The Road to High Seas Conservation

A timeline of the United Nations’ work to protect marine biodiversity in areas beyond national jurisdiction

United Nations
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Overview

For more than a decade, the United Nations and its member States have been on a journey to address one of the world’s most pressing environmental issues: how to protect marine biodiversity in areas beyond national jurisdiction, including the high seas, the nearly two-thirds of the ocean that falls outside the jurisdiction of any country.

Since 2004, United Nations decision makers have made steady progress, beginning with the global acknowledgment that these ocean areas—which have little overarching governance—need stronger protections and a comprehensive management structure. In June 2015, the United Nations General Assembly unanimously agreed to launch a series of four Preparatory Committee (PrepCom) negotiations to develop an international treaty to govern these areas.

The first two PrepCom meetings convened in March and August 2016 to discuss the key provisions that will appear in the treaty, among them mechanisms to conduct environmental impact assessments and establish marine protected areas, including marine reserves, on the high seas. With two final meetings set for 2017, it is critical that governments make good on their commitment to provide recommendations on elements of a draft treaty text so that the General Assembly can take a decision in 2018 to launch formal negotiations through an intergovernmental conference.

This timeline shows just how much progress has been made since the first U.N. working group met on this topic. It also shows the way forward. After traveling such a long road, U.N. member States should move swiftly towards the next steps in a process that will lead to greater conservation and sustainable use of the ocean areas we all depend on.

These dates represent the key moments in progress towards high seas conservation. With two final PrepCom meetings on the agenda for 2017, there are just a few milestones left until formal treaty negotiations can begin.

  • 2004: “Conservation and sustainable use of marine biological diversity in areas beyond national jurisdiction” is featured as an emerging topic of concern at the fifth meeting of the U.N. Open-Ended Informal Consultative Process on Oceans and the Law of the Sea.
  • 2006: The United Nations General Assembly convenes an Ad Hoc Open-Ended Informal Working Group to study issues relating to the conservation and sustainable use of the marine biological diversity beyond areas of national jurisdiction (BBNJ Working Group), which would meet nine times between 2006 and 2015.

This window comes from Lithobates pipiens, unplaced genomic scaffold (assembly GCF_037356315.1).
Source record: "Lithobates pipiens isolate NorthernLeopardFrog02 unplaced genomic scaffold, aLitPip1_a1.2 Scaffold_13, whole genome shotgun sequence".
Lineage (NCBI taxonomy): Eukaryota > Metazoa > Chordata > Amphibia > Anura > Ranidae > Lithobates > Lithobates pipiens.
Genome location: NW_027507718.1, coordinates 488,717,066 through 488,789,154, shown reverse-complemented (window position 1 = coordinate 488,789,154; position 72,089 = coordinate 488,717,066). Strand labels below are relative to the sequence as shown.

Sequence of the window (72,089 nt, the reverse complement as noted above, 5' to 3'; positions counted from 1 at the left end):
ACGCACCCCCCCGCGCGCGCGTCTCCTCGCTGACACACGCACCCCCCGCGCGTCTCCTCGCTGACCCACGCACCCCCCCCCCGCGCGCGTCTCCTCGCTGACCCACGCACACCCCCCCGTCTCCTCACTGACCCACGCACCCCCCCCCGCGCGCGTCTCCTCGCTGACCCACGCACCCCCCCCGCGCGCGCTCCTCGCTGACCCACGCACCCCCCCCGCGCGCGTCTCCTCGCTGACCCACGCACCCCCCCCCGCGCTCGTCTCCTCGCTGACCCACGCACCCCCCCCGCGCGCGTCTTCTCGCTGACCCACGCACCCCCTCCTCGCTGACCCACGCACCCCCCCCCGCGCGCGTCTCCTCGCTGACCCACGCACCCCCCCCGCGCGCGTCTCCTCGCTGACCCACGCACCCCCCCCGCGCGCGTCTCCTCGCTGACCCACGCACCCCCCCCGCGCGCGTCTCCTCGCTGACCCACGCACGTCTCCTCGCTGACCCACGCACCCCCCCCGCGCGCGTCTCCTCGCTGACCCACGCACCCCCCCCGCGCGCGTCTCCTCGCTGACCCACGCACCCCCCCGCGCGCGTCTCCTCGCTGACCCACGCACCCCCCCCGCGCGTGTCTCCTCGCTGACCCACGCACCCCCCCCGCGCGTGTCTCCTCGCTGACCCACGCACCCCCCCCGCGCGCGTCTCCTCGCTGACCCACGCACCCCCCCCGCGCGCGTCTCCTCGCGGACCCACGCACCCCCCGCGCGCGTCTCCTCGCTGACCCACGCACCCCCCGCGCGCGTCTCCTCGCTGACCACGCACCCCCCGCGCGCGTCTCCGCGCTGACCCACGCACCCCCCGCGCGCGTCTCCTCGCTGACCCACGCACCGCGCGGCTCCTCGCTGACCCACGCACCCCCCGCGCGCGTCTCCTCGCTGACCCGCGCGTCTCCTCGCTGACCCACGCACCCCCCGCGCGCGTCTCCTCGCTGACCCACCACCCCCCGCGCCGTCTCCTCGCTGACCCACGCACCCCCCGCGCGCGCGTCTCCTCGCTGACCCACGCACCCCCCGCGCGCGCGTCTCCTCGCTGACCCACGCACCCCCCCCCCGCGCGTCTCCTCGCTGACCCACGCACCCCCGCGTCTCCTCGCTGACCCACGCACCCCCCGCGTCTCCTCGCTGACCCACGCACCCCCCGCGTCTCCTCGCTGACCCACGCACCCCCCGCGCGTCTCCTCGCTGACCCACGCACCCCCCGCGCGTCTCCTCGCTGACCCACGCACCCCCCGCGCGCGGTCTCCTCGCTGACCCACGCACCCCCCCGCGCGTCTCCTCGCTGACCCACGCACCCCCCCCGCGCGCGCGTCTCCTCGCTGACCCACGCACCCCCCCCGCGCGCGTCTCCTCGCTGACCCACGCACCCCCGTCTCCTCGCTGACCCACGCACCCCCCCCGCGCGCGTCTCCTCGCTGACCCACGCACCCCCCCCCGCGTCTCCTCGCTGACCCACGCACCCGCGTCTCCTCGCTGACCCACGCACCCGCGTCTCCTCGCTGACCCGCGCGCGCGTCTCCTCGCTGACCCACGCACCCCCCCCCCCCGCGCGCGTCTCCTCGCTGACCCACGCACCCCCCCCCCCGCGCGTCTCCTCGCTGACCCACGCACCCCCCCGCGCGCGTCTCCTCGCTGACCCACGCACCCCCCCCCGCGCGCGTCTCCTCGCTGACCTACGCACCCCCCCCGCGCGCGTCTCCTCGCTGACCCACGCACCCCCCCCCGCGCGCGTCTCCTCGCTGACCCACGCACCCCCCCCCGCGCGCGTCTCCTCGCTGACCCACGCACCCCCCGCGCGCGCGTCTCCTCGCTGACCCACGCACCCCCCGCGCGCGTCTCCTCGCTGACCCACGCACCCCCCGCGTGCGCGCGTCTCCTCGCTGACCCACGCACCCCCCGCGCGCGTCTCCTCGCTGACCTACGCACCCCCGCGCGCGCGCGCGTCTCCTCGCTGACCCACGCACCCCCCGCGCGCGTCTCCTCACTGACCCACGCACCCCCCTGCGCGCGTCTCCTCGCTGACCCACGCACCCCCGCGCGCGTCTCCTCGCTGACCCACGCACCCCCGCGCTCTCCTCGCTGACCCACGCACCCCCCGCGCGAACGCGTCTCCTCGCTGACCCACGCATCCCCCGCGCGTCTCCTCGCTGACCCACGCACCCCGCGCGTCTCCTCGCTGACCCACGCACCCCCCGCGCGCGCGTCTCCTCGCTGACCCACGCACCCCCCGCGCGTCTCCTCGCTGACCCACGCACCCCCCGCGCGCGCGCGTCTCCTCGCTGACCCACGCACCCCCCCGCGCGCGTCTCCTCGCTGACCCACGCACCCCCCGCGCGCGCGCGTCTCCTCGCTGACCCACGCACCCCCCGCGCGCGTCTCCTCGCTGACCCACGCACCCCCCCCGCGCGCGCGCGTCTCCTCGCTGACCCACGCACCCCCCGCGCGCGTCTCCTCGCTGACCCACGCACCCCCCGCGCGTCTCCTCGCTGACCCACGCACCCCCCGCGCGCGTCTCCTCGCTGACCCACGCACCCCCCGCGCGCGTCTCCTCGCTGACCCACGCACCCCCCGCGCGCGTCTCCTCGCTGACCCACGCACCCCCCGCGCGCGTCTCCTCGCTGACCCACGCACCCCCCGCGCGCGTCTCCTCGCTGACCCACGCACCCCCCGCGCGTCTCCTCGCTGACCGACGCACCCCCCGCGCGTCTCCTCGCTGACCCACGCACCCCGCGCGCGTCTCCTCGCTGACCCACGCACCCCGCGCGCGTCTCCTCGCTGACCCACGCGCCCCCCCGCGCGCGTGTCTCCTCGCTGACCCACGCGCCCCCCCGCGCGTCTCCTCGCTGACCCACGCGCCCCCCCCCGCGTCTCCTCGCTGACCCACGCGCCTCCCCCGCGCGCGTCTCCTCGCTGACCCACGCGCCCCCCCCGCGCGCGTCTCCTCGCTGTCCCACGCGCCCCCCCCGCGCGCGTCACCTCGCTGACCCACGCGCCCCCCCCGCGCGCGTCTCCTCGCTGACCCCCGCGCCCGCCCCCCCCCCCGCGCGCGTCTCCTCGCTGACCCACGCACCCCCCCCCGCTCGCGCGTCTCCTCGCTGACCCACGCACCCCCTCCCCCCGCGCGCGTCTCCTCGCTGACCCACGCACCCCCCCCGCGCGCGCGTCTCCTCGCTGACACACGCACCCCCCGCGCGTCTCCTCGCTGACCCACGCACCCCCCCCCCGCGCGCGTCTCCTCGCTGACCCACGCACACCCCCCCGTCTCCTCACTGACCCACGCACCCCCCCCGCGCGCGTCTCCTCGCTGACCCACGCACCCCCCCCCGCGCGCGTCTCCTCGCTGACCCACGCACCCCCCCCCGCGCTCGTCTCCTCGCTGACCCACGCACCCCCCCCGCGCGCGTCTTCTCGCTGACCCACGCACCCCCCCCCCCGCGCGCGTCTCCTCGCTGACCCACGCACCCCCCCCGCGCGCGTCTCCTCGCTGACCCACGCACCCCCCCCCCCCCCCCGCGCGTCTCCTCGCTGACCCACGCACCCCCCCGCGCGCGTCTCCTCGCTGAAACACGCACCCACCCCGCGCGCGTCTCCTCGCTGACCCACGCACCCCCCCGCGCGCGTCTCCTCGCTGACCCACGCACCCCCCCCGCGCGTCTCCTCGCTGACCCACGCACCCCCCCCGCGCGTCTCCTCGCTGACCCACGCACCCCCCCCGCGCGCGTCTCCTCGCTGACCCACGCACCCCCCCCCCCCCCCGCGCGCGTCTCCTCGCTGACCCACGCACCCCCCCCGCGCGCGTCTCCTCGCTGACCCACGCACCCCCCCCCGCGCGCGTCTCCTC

• 2012: At the Rio+20 Conference on Sustainable Development in Rio de Janeiro, States commit to addressing “the issue of the conservation and sustainable use of marine biodiversity in areas beyond national jurisdiction (ABNJ), including by taking a decision on the development of an international agreement under UNCLOS,” the United Nations Convention on the Law of the Sea, before September 2015.
  • January 2015: States at the final BBNJ Working Group meeting reach a consensus recommendation that the United Nations General Assembly “decide to develop an international legally binding instrument under the Convention on the conservation and sustainable use of marine biological diversity in areas beyond national jurisdiction.”
  • June 2015: The United Nations General Assembly adopts Resolution 69/292, which establishes the PrepCom to make “substantive recommendations to the General Assembly on the elements of a draft text” of an international legally binding instrument on the conservation and sustainable use of marine biological diversity of ABNJ. The Resolution calls for four PrepCom meetings between 2016 and 2017, with a mandate to report to the United Nations General Assembly on their progress and recommendations by the end of 2017, and to reach a decision on launching an intergovernmental negotiating conference by September 2018.
  • March-April 2016: The first PrepCom meeting kicks off discussion on the need for high seas protections.
  • August-September 2016: At the second PrepCom meeting, States make progress on identifying areas of convergence of views within each of the negotiation issue areas.
  • September 2016: IUCN World Conservation Congress attendees call on the United Nations General Assembly to launch an intergovernmental conference in 2018 to further develop an international agreement that allows for the establishment of marine protected areas and reserves to protect biodiversity on the high seas.
  • March-April 2017: The third PrepCom meeting is expected to advance discussions and continue negotiations.
  • July 2017: The fourth and final PrepCom meeting is due to be held.
  • December 2017: The deadline for PrepCom to submit its report on progress and recommendations to the United Nations General Assembly on moving forward with international high seas treaty negotiations.
  • September 2018: United Nations General Assembly to decide on the convening of and start date for an intergovernmental conference.

For further information, please visit: pewtrusts.org/highseas

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